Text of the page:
1. 6.1.1.1.2

            “The entirety of the claim apparently.”

            I guess you haven’t read the new 2014 Patent Act as passed by the SCOTUS. No such thing. No such thing as 102/103/112. There is only 101 all rolled into one with no evidence. The judge just sniffs the patent and proclaims it be good or it be invalid.

        1. 6.1.1.2

          You know this already, but you “missed” all the physical elements upon which the physical acts of “bonding” and “shaping” are performed. That’s more than enough to get us out of the realm of abstractness.

          For what it’s worth, there’s nothing wrong with a claim reciting “an intended result.” The only question is whether that intended result limits the claim in a meaningful way. Here, at least some of those “intended results” are structural relationships that most definitely limit at least the “shaping” operation.

            1. 6.1.1.2.1.1

              apparently they did not get your memo.

              Could you please cite the Supreme Court case which contradicts anything I just said? Thank you.

                1. Your post indicated that “physical elements” was more than enough to survive the labeling of “abstract.”

                  As Alice indicates, this is just not so.

                  You are welcome.

          1. 6.1.1.2.2

            All the physical elements? The work pieces? Its not the bonding that is eligible but the bonding of an “optical element, comprising n-type ZnO, to a p-type layer of an LED” in particular?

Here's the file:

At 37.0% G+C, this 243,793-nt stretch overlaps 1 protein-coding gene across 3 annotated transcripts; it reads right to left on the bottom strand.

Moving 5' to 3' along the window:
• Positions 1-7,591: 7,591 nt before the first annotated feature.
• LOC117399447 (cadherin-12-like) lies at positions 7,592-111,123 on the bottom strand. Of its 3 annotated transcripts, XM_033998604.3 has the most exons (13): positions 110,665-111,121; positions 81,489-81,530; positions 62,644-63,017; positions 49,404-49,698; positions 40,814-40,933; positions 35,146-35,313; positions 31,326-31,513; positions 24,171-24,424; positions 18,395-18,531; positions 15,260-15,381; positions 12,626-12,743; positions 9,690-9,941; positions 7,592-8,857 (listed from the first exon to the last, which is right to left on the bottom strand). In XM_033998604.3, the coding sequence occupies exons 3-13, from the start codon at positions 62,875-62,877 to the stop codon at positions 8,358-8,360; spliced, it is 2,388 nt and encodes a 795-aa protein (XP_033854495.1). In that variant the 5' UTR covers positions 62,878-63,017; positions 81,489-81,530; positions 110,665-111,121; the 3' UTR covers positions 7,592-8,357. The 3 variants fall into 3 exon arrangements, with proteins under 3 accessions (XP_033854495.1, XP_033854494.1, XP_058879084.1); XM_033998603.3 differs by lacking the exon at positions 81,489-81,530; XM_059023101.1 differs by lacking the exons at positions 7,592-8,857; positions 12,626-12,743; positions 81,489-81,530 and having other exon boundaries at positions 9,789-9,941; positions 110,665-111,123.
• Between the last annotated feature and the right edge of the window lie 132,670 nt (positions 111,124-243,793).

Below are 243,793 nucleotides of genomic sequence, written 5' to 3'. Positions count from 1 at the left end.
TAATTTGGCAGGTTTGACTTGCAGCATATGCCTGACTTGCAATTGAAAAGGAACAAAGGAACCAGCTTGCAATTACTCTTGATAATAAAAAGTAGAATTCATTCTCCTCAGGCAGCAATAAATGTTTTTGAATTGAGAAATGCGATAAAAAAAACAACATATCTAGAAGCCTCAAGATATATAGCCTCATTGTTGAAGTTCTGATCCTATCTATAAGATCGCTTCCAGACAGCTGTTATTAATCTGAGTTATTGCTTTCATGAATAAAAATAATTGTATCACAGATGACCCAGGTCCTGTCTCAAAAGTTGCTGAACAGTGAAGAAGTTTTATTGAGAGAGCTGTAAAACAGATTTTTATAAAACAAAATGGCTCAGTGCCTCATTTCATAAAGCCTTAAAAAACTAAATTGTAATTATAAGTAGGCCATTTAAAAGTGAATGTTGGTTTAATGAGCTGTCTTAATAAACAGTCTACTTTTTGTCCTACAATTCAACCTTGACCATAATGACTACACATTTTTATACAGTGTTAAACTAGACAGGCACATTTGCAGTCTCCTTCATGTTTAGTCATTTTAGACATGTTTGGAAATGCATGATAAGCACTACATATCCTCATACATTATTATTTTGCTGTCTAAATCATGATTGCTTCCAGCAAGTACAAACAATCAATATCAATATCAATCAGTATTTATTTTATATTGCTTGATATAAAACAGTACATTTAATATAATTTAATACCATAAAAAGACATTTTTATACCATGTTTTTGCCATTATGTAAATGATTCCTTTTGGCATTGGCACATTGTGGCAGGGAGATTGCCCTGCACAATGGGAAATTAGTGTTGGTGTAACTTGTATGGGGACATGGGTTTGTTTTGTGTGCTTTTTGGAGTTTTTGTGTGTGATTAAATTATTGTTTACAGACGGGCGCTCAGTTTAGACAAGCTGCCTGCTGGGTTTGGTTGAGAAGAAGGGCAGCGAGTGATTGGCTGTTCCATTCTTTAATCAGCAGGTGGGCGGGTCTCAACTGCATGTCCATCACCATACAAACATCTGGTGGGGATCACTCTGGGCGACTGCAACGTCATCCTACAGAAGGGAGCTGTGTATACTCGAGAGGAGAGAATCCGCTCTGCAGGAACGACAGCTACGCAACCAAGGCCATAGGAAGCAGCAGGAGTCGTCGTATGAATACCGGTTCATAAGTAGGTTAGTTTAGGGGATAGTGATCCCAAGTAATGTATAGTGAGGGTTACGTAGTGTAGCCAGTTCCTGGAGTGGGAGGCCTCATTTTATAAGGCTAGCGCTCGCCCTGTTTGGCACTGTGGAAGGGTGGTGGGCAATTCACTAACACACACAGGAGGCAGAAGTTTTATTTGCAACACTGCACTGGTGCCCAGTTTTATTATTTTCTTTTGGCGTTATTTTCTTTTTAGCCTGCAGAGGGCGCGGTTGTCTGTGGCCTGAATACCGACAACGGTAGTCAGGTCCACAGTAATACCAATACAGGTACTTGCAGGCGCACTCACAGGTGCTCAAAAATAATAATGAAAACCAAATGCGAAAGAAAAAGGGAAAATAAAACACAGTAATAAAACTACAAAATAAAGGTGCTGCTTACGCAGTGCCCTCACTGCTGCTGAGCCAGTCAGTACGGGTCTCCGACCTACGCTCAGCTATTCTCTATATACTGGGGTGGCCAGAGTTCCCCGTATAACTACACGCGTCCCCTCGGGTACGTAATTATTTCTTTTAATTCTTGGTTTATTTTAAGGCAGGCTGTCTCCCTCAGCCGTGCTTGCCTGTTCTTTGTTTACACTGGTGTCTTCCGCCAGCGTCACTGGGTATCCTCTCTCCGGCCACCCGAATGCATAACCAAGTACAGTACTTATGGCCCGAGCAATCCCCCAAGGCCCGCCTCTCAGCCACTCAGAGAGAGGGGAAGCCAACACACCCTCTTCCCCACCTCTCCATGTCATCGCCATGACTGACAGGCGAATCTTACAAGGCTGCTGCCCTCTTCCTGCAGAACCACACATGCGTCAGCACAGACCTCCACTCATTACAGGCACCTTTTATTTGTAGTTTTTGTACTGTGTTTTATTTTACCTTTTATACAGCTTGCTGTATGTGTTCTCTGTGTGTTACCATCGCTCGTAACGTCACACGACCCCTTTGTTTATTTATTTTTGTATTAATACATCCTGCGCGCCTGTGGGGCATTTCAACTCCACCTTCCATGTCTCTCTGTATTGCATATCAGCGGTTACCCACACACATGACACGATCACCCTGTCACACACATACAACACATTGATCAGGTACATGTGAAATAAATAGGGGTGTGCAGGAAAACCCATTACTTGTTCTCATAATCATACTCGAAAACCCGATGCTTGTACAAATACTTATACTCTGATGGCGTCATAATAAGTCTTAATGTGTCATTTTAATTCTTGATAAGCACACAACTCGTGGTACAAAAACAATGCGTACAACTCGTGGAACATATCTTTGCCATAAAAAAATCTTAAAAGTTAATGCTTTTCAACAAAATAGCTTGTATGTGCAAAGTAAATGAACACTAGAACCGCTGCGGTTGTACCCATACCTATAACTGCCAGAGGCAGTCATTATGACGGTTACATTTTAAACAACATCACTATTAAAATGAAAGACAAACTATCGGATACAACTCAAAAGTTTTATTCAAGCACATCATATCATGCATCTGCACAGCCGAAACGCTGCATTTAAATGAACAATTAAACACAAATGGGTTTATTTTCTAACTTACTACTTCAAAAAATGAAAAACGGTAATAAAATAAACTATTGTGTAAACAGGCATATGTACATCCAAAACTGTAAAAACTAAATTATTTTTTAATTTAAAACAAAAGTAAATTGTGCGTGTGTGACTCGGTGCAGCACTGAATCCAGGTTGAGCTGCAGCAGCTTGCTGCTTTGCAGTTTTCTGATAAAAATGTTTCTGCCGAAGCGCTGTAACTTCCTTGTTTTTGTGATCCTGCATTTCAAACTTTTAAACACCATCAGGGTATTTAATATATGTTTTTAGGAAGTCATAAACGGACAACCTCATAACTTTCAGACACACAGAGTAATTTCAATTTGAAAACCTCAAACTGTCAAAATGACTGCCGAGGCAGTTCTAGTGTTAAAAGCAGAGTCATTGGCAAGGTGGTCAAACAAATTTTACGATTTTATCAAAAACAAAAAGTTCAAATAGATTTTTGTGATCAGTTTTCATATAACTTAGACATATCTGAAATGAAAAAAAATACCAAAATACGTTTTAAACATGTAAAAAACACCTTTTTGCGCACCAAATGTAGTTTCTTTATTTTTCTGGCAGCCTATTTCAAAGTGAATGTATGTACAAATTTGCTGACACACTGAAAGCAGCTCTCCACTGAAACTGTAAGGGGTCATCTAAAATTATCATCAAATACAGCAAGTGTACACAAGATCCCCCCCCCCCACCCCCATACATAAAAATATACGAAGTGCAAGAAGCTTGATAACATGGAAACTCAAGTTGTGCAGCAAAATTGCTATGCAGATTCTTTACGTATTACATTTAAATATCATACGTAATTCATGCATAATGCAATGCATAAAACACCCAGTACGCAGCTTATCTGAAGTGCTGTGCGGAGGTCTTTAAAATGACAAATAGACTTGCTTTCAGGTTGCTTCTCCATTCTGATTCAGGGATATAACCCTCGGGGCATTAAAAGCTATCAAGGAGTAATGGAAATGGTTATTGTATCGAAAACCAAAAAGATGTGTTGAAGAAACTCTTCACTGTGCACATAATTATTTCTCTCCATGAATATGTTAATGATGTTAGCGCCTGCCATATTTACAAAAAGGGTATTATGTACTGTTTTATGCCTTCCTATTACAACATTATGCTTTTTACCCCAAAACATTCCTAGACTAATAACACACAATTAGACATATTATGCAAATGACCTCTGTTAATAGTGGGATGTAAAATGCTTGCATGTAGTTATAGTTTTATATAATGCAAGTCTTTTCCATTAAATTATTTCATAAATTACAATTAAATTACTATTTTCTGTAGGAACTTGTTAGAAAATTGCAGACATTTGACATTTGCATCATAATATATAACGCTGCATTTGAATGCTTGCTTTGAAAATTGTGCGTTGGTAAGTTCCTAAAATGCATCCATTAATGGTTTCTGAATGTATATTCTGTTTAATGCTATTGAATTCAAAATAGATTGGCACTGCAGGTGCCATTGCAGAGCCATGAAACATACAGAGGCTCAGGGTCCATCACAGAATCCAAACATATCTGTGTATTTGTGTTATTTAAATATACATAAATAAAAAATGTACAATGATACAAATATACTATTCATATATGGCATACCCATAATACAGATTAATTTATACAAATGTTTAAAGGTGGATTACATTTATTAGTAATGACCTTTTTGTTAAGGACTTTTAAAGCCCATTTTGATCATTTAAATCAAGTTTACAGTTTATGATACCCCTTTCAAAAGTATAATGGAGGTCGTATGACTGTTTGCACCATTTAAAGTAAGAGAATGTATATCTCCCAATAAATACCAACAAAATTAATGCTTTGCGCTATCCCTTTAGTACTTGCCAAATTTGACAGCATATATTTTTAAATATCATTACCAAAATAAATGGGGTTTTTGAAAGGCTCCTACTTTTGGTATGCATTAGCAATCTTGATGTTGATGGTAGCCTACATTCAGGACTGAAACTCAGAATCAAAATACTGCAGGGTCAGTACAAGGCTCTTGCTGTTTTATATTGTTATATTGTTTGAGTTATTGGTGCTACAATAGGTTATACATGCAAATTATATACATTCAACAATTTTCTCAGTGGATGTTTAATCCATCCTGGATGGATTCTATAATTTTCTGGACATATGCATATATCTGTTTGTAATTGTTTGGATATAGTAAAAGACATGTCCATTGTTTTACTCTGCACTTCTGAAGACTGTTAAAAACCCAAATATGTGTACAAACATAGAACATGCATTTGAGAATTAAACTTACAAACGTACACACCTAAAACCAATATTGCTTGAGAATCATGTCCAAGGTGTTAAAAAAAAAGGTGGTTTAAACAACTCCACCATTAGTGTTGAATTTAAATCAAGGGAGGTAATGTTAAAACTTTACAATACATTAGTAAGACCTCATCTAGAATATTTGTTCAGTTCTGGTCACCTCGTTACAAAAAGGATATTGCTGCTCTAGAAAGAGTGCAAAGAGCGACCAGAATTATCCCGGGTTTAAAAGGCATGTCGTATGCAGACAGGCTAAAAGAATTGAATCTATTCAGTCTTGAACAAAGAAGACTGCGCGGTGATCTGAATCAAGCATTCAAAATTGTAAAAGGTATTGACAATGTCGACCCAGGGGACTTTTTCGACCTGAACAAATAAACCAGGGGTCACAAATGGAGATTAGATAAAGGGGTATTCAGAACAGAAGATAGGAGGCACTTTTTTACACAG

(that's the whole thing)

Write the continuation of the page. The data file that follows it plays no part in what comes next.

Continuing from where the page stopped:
That particular bonding step is eligible but the establishment of a shadow account is not eligible? Why exactly?

            Its not the shaping generally, but the shaping of a the first optical element that is eligible?

            But didn’t the Supremes say that limiting to a particular field does not save the claim? Isn’t that just the scrivener’s art?

            Or is it that shaping IS eligible but for some reason “maintaining” (i.e., updating) of a shadow account is not?

            1. 6.1.1.2.2.1

              That particular bonding step is eligible but the establishment of a shadow account is not eligible? Why exactly?

              Well, eligibility is determined at the claim level, but you are correct, a method that includes that particular bonding step is eligible but a method that includes nothing more than the establishment of a shadow account is not eligible. One reason is that a “shadow account” is not a thing. Instead, it’s just a concept.

              1. 6.1.1.2.2.1.1

                A shadow account is not a thing? Webster would disagree:

                1
                a : a matter of concern : affair
                b plural : state of affairs in general or within a specified or implied sphere

                3
                a : a separate and distinct individual quality, fact, idea, or usually entity

                link to merriam-webster.com

                an account, shadow or otherwise is clearly a matter of concern.

                1. Les,

                  I believe that Dan is making the error of not integrating the claims, and judging each element in a manner of dissection as to whether the element is a physical thing.

                2. “1
                  a : a matter of concern : affair
                  b plural : state of affairs in general or within a specified or implied sphere

                  3
                  a : a separate and distinct individual quality, fact, idea, or usually entity”

                  All of those sound like concepts to me just as he said. As opposed to “things”.